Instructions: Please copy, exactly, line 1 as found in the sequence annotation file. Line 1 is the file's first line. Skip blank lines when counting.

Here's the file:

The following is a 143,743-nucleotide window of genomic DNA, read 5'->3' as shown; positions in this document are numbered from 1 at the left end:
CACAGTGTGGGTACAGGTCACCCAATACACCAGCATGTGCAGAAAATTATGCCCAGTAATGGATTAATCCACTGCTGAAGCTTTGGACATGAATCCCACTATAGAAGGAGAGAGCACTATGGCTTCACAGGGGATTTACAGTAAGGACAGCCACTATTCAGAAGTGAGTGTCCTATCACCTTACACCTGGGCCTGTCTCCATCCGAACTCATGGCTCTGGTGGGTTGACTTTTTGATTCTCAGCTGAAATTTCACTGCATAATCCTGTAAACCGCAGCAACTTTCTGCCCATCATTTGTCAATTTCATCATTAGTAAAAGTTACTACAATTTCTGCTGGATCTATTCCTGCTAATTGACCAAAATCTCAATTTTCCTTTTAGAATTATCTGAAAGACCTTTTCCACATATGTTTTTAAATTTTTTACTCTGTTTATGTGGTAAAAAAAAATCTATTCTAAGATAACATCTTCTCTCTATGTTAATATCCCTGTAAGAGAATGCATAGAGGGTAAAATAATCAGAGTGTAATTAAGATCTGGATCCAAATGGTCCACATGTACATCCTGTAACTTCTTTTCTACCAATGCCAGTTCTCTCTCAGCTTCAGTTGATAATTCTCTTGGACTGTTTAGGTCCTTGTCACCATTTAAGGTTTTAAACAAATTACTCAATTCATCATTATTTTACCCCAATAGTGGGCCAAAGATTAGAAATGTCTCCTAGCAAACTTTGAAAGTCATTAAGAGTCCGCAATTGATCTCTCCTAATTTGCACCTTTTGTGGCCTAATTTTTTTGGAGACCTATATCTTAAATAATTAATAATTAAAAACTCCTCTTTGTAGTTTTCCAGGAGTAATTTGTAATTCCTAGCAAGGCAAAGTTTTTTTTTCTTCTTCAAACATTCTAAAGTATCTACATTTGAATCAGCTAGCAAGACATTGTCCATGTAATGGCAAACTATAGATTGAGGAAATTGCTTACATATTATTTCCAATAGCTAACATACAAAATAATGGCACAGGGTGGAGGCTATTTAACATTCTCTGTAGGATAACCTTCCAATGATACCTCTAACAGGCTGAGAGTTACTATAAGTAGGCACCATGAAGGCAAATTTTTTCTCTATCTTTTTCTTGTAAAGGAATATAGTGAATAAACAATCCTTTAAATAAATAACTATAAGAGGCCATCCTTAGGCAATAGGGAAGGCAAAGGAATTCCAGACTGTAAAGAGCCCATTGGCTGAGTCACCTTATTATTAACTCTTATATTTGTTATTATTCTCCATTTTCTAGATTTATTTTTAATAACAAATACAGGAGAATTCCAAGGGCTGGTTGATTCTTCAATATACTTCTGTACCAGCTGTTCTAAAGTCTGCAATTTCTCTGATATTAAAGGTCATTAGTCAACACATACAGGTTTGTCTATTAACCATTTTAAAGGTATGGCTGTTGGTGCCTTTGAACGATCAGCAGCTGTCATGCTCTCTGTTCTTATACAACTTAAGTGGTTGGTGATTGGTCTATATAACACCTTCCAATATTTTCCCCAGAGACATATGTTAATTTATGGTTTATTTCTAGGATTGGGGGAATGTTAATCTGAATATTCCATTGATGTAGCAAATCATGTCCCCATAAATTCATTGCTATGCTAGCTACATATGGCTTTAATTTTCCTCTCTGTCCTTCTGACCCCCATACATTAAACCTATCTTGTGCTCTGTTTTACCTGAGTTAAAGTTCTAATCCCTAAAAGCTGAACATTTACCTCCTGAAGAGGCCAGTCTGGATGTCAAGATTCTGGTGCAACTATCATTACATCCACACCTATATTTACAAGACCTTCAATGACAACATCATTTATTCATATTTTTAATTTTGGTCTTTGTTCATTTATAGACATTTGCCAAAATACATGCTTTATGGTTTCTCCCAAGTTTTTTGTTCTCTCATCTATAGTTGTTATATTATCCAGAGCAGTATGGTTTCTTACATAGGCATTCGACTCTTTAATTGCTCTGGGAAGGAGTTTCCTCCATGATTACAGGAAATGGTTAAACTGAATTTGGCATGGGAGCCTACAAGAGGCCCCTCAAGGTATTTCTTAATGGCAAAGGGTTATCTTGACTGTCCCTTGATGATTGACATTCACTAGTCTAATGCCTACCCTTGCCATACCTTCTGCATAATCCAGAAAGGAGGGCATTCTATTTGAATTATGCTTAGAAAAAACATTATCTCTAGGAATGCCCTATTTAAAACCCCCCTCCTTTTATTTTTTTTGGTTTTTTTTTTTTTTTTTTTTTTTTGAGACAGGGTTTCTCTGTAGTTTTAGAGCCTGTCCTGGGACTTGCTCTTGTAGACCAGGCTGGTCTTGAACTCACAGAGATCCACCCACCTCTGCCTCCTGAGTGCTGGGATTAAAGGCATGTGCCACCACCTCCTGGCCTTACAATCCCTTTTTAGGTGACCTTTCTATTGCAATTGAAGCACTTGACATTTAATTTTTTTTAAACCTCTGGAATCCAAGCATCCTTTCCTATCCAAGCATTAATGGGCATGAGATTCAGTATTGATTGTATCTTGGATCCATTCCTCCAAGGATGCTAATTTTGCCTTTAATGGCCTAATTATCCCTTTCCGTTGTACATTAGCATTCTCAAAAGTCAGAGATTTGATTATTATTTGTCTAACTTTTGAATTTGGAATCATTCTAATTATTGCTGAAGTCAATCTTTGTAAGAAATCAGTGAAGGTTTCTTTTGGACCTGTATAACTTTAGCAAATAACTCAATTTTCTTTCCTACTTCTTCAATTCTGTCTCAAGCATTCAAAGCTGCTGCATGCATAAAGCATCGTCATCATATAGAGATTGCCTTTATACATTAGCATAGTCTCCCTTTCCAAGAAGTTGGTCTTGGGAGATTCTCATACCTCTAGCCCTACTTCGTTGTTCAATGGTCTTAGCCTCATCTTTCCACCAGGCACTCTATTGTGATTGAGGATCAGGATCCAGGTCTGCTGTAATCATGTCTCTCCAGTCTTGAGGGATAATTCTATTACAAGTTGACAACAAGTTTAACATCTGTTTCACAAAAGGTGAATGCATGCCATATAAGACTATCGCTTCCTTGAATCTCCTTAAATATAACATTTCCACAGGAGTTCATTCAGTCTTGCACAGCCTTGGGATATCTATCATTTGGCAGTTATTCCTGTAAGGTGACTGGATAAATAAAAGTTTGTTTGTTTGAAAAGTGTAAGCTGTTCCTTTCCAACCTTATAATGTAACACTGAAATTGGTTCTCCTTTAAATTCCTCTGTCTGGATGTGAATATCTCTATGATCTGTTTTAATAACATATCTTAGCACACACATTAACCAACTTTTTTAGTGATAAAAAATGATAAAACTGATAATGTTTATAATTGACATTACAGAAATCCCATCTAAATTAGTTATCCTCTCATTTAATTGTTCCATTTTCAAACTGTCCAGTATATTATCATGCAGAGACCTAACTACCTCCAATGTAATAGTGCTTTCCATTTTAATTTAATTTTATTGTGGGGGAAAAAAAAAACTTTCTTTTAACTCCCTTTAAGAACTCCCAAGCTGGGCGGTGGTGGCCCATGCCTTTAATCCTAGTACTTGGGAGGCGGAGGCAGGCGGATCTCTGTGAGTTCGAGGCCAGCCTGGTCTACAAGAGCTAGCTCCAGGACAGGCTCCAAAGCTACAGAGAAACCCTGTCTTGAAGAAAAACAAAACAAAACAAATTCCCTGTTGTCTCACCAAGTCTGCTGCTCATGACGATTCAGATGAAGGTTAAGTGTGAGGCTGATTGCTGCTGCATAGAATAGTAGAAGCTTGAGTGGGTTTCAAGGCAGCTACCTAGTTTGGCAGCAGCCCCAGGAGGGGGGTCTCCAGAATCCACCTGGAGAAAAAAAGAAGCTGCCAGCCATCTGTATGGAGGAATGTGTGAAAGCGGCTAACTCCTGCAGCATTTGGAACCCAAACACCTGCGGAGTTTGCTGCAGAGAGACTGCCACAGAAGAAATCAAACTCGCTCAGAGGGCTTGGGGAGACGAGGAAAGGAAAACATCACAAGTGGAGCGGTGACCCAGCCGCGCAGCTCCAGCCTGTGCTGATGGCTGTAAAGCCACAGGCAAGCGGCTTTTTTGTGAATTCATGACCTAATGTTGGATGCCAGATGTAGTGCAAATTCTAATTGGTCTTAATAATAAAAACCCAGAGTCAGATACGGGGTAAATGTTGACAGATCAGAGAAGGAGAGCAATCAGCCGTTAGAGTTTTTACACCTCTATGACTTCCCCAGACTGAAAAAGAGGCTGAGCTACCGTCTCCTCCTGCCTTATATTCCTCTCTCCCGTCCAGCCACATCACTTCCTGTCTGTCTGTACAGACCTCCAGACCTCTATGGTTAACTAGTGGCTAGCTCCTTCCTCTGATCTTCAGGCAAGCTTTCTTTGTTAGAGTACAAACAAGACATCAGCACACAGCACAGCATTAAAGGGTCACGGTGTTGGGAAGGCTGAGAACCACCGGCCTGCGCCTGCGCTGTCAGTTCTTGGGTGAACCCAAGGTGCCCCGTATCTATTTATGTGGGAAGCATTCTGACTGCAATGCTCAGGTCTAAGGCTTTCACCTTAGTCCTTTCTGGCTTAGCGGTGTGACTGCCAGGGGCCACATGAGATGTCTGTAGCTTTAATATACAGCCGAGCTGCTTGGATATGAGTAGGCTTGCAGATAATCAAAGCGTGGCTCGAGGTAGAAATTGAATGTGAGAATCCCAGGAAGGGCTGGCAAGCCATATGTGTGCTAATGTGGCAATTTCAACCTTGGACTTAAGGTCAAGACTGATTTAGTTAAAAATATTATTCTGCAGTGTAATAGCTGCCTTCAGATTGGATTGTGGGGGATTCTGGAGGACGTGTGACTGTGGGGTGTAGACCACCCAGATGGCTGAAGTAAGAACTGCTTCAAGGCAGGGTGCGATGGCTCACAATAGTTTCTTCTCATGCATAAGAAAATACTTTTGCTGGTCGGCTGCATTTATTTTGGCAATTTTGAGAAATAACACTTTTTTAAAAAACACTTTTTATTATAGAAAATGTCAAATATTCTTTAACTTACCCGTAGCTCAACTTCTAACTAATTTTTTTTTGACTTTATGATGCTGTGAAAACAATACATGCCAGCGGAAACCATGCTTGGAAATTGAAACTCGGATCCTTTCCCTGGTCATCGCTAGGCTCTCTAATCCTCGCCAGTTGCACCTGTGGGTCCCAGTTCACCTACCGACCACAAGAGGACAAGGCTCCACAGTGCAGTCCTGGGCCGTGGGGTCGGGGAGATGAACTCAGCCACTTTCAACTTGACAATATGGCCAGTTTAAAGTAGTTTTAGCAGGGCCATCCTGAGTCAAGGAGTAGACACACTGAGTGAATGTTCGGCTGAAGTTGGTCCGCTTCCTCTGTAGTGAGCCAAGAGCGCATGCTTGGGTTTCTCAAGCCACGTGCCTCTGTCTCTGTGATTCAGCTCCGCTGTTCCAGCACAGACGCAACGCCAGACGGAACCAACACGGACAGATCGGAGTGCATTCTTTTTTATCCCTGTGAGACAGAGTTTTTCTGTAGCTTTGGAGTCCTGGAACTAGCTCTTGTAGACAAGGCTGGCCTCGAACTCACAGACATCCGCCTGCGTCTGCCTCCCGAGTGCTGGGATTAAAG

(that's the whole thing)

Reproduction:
The following is a 143,743-nucleotide window of genomic DNA, read 5'->3' as shown; positions in this document are numbered from 1 at the left end: